British retailers have suffered another blow after it was revealed that the number of people going into high street shops and shopping centres fell during August.
According to new figures from the British Retail Consortium and Springboard, footfall in August was 1.6 per cent lower than a year ago and down from the 1.1 per cent fall in July. This was also below the three month average of -1.4 per cent.
Both high streets and shopping centres reported declines, falling 2.3 per cent and 2.8 per cent respectively. Footfall in retail park locations increased 1.7 per cent year on year but this still marked the slowest increase since May this year and significantly below the three-month average of 2.5 per cent.
The poor performance was reflected throughout the country with nine regions reporting a decline in footfall. The east Midlands was the only region to report positive footfall growth up a marginal 0.04 per cent.
“The continued decline in footfall in shopping centres and on the high street is disappointing, but not surprising. The fact that the number of visitors to retail parks has dipped below the three month average is also a clear sign of a lack-lustre August. However, it is worth noting that these figures do not take into account the last two days of August, the Sunday and bank holiday Monday, which will, hopefully, add some cheer to the numbers in September,” said Helen Dickinson, BRC director general.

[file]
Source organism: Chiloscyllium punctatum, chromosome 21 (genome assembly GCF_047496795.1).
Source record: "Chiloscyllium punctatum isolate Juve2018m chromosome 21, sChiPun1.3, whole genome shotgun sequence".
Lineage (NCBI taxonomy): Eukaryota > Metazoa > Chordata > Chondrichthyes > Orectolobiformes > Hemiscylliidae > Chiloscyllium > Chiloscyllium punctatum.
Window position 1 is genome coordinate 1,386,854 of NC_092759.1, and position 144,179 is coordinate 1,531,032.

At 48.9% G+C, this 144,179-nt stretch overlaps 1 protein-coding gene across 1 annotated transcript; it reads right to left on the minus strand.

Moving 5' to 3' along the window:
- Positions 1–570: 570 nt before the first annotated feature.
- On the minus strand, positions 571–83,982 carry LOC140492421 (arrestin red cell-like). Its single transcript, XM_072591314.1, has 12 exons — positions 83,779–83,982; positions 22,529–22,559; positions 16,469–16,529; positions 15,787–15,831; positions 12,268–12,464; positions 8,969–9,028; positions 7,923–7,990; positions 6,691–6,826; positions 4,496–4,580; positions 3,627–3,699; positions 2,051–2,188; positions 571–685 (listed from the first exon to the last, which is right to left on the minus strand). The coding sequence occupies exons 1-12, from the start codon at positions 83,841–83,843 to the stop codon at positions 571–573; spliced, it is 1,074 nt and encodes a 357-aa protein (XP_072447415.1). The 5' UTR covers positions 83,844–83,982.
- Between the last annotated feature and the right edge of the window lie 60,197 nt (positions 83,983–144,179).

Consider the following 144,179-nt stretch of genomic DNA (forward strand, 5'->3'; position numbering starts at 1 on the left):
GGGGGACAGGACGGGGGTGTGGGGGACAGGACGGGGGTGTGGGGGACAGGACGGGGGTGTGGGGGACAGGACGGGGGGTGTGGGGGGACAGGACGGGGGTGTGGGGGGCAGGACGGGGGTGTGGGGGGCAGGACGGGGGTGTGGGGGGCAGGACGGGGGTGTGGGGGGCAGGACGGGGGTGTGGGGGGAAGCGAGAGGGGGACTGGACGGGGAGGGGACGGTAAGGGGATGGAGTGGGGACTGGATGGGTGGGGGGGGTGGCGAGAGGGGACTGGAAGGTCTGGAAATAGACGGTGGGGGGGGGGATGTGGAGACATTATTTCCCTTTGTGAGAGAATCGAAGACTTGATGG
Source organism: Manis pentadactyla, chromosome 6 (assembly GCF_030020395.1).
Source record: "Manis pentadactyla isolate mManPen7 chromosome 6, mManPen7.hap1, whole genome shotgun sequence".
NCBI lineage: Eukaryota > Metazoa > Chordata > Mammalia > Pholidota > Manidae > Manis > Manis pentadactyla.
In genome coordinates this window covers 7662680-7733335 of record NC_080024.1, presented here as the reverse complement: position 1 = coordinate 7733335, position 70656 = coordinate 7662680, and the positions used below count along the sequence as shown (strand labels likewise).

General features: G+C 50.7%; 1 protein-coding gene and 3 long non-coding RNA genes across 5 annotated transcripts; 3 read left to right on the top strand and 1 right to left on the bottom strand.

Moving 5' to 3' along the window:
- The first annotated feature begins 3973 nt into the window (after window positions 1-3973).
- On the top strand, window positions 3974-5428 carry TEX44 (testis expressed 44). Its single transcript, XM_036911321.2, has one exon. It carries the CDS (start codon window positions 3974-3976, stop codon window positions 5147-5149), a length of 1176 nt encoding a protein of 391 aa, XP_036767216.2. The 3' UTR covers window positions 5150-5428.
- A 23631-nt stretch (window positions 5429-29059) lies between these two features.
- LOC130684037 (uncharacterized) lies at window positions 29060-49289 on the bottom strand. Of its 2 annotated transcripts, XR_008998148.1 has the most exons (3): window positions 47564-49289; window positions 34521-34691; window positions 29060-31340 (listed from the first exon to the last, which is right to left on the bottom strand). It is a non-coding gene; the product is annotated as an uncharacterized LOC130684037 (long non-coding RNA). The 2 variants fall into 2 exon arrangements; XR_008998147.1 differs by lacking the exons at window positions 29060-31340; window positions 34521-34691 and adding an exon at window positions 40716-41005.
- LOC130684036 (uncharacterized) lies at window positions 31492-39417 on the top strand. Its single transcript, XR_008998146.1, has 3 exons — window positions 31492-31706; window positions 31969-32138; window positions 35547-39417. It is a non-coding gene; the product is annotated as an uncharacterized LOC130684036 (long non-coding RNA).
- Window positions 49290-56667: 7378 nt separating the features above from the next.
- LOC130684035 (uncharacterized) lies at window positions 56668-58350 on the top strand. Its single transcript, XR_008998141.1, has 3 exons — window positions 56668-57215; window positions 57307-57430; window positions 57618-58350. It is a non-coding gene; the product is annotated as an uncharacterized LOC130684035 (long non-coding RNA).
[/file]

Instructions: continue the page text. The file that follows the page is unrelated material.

“These numbers are a clear demonstration of the continued pressures the UK retail industry is facing. We know that retailers are steadily maintaining sales but at lower prices and to fewer people visiting physical stores. As we start the long march to Christmas, retailers will want to see an increase in shopper numbers in all store locations. Most will also be hoping for a decrease in any financial or regulatory burdens heading their way from government. These only make the job of getting the right products to UK consumers at the right price harder at a time when the hurdles to running a successful retail business are high enough.”
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Diane Wehrle, marketing and insights director at Springboard, added: “It is clear that high streets and shopping centres are under increasing pressure once again – August was the third month in a row in which footfall in high streets dropped by more than 2 per cent, and this has been the case in shopping centres for the past five months.
“However, this is likely to be just a short term hiatus, as August this year only included the Saturday of the Bank Holiday weekend when footfall increased by three per cent compared with a rise of more than six per cent over the Sunday and Monday. So the probability is that in September UK footfall will bounce back to at least equal the more modest 0.9 per cent drop recorded in September last year.”
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